Gilad Shalit’s Return: Portrait of a Father-Son Embrace


Gilad Shalit Hugs His Father

There have been a lot of words on the Internet today about the long-awaited return of Gilad Shalit. I don’t know that any of those words speak as loudly as this image of a father embracing his son. Perhaps it is even more appropriate that Gilad’s face is obscured in the shot – he has been captive so long that his physical reality is a mysterious and now a novel fact, whereas the ache of the family awaiting his return is something all of us can immediately connect to. The way Noam Shalit envelopes his son and rests his head on his shoulder with his eyes closed is the universal embrace of all fathers who receive their child back from peril, thankful for the miracle of return that makes this hug possible. Imagine how many nights over the past five years Noam Shalit imagined this embrace? Tried to feel it? Imagined what it would smell like? Born of the greatest and prolonged trauma one can imagine for a parent, the emotion of the image is so shockingly human and raw, that one smiles even as one recognizes the vulnerability and pain it acknowledges. This most compelling of family reunions occupies the foreground of the photo, while Prime Minister Netanyahu is relegated to the background, a smiling spectator on a day when for the moment, politics in Israel can recede to an afterthought.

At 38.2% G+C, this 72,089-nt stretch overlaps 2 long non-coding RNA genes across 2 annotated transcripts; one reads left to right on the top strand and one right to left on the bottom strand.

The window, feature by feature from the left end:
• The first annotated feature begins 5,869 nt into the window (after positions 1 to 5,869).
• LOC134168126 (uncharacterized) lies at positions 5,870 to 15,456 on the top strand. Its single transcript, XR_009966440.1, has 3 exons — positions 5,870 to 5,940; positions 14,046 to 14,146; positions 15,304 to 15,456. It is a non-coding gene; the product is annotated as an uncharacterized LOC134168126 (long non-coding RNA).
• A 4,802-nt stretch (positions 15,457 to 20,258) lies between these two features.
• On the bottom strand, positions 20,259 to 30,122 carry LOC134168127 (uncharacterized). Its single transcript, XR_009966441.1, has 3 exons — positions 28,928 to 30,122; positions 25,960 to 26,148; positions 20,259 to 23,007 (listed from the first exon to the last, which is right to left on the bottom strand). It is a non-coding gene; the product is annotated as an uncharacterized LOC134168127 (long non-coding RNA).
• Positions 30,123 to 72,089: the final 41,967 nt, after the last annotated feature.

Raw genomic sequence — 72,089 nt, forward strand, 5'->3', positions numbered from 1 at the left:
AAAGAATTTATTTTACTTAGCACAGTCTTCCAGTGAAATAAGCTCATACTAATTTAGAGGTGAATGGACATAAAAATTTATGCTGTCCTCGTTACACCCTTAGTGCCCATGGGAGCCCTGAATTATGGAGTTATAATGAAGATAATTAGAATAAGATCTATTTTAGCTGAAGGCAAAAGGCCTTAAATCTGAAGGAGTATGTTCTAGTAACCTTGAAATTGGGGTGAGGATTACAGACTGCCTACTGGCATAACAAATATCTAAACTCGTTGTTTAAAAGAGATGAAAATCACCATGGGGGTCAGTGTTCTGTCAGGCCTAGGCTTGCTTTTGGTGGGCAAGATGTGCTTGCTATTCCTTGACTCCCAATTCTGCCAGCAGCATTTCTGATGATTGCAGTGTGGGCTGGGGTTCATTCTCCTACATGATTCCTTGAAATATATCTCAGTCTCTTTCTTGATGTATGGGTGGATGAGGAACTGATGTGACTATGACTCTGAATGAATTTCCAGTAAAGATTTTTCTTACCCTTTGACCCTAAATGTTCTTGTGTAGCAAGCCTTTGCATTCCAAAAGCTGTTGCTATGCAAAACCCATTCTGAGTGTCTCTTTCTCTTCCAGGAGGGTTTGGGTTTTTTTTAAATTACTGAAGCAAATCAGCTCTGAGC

A photograph like this reminds us that the drama of Gilad Shalit is a family drama. It reminds us that more than just being a country of political parties, conflicts and territory, Israel is a country of families. Families with real lives. The joy of the Shalit family is twinned with the inverse drama of those families who have lost loved ones to terrorism having to endure the sight of some of those responsible for their murder go free in exchange. Out of sight of the cameras, they too will embrace each other, their grief given fresh potency, as the murderers are welcomed as heroes in Gaza and the West Bank.

On such a dramatic day, we join in feeling the joy of the Shalit family, even as we feel the pain of those other families. We are reminded of the high price Israel is forced to pay for its survival, and that that price is borne not in abstraction, but by the families of the Jewish state.

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